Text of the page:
We finally had our first snow of the season. Whatever you may think of snow (and snow removal!), remember the old saying, “A good winter with snow makes all the plants grow.”
This new storm began way down south. Places in Texas and Louisiana that rarely see snow got several inches of the white stuff days before we saw our first flake here in New Hampshire.
I had almost forgotten how pretty the snow can be, hanging in the trees, blanketing the ground, covering up all the outdoor projects left undone. The neighbors will never know you didn’t clean up those old squash vines. Under a covering of snow all gardens become equal.
We had about 4 inches, enough to cover the frozen ground with a bit of needed insulation. I fear for the perennials when the temperatures drop suddenly before we have enough snow cover to protect the roots. Snow is mostly air surrounded by a little frozen water, and despite how cold it feels to the skin, it is an excellent insulator.
Under that cozy comforter of white, the roots of your valuable plants are protected from the freeze-thaw cycle that can heave tender roots right out of the ground.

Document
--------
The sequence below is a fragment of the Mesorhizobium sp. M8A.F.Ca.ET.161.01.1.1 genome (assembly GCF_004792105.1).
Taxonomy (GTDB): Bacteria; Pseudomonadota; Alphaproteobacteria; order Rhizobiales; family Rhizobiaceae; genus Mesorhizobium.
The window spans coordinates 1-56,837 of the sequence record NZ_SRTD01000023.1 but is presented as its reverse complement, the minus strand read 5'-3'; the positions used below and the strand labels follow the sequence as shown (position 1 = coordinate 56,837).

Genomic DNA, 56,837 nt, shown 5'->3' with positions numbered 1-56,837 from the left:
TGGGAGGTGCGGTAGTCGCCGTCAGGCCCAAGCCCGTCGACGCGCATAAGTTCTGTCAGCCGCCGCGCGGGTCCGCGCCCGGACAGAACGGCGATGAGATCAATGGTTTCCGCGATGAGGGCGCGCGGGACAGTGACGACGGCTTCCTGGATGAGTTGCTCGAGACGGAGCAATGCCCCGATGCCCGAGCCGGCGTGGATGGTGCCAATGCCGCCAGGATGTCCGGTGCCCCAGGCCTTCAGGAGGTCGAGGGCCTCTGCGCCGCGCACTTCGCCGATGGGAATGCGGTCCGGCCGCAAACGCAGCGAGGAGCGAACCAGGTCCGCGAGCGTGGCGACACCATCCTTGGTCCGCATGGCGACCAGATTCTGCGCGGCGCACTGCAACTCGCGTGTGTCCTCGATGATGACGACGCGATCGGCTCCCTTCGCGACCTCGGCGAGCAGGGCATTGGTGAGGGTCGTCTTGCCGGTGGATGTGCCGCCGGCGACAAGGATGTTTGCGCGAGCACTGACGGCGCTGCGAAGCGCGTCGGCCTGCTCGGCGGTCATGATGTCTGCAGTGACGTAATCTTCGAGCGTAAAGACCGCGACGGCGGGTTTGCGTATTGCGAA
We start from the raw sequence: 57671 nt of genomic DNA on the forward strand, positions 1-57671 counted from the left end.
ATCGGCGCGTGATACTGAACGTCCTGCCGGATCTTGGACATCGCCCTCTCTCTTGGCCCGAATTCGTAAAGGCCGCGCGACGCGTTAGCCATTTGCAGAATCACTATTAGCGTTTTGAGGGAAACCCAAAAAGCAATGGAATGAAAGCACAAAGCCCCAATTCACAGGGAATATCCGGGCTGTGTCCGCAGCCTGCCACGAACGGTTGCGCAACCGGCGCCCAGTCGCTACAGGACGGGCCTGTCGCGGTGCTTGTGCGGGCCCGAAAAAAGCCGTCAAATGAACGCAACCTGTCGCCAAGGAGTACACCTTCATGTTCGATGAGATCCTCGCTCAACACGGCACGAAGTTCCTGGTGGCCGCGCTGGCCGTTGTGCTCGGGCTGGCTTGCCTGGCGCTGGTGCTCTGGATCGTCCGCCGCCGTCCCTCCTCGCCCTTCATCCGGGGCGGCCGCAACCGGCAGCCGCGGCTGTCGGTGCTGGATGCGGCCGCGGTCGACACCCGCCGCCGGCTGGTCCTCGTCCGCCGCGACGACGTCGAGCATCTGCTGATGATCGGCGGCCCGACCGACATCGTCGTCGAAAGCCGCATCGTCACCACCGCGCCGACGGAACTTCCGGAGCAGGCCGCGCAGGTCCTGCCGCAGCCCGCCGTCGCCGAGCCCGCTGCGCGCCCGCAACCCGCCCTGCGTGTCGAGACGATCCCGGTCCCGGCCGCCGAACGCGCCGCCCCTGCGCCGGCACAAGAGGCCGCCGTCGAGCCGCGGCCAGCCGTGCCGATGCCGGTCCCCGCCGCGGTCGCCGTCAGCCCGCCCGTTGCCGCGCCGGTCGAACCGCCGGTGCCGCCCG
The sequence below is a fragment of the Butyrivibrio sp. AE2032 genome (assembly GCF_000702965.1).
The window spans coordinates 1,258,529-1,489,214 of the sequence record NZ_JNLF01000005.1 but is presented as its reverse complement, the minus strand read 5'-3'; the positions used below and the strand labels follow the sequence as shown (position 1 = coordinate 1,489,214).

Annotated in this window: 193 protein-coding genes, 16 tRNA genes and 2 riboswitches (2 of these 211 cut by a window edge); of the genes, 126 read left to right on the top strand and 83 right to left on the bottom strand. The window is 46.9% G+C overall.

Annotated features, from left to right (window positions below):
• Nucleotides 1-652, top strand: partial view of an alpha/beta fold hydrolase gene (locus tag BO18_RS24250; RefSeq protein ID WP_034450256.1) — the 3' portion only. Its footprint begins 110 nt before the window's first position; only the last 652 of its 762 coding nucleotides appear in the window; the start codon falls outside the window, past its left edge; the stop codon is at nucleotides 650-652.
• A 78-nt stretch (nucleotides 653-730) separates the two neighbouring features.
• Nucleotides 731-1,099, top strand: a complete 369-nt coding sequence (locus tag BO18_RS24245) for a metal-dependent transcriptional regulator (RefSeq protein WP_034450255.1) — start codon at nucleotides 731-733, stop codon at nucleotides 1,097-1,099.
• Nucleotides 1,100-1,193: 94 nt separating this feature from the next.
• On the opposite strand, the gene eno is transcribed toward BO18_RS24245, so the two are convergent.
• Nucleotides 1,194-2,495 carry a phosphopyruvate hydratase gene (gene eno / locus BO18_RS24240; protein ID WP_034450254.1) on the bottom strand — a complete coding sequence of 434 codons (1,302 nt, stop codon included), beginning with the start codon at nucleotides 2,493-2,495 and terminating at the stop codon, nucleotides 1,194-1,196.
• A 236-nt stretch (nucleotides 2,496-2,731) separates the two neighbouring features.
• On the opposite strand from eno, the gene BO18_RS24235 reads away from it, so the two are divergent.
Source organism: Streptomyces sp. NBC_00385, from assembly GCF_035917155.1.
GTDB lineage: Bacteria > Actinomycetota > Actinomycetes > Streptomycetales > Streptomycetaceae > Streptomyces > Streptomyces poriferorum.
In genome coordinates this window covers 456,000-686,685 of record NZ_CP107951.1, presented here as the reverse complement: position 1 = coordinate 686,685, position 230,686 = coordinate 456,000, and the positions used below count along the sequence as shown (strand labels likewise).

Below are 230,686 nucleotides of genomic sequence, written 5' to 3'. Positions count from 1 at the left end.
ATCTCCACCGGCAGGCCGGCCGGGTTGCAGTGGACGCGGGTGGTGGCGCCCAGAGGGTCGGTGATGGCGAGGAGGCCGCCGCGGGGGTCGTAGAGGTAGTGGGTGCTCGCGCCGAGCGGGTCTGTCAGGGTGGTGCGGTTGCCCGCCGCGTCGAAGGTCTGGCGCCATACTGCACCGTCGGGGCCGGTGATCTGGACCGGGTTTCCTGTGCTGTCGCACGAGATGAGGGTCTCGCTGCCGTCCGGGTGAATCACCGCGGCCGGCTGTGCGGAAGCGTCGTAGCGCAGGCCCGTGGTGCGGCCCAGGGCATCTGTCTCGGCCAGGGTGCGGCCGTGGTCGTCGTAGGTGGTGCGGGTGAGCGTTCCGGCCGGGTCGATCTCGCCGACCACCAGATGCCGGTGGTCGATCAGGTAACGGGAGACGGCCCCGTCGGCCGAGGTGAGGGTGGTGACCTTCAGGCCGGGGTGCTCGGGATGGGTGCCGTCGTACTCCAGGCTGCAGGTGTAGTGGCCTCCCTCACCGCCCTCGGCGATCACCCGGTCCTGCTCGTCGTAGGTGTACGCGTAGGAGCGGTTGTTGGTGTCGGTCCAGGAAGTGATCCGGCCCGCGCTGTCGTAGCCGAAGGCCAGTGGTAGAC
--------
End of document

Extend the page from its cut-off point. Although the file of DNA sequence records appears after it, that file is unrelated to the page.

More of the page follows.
Most people knew very little about snowflakes until 1931 when Wilson Bentley, AKA Snowflake Bentley, published an album called Snow Crystals containing 3,000 pictures of snowflakes that he photographed through a microscope.
Growing up in Jericho VT, he was fascinated by the varied shapes and symmetrical structure of snowflakes. He said that snow was as beautiful as butterflies or apple blossoms. At age 17 he got a camera and began experimenting with microphotography. He learned that most crystals have 6 almost identical branches and that no design is repeated. Each flake starts as a frozen speck of ice or dust called a condensation nucleus. Molecules of water attach to this nucleus to form branches. As the crystal grows, the branches trap air. The final form the crystals take depends on how they fall through the air and the conditions they encounter on the way down. Star-shapes called stellars form in low clouds. Hollow crystals called columns develop in high cirrus clouds. Crystals that spin around as they fall will be almost perfectly symmetrical hexagons called plates. Other forms of snowflakes are capped columns, needles, and spatial dendrites.
The shape of a snowflake determines whether it will be sticky snow, great for building snowmen or the fluffy powder that skiers love. Powder is a blend of column and plate-shaped crystals that prevent the snow from packing down. There are over 1,000 snow crystals in one cubic inch of snow.
Even though snow removal is a back breaking chore, we need the moisture that each snow crystal provides for our gardens. Next time you are out shoveling, remember Snowflake Bentley and try to think of butterflies and apple blossoms.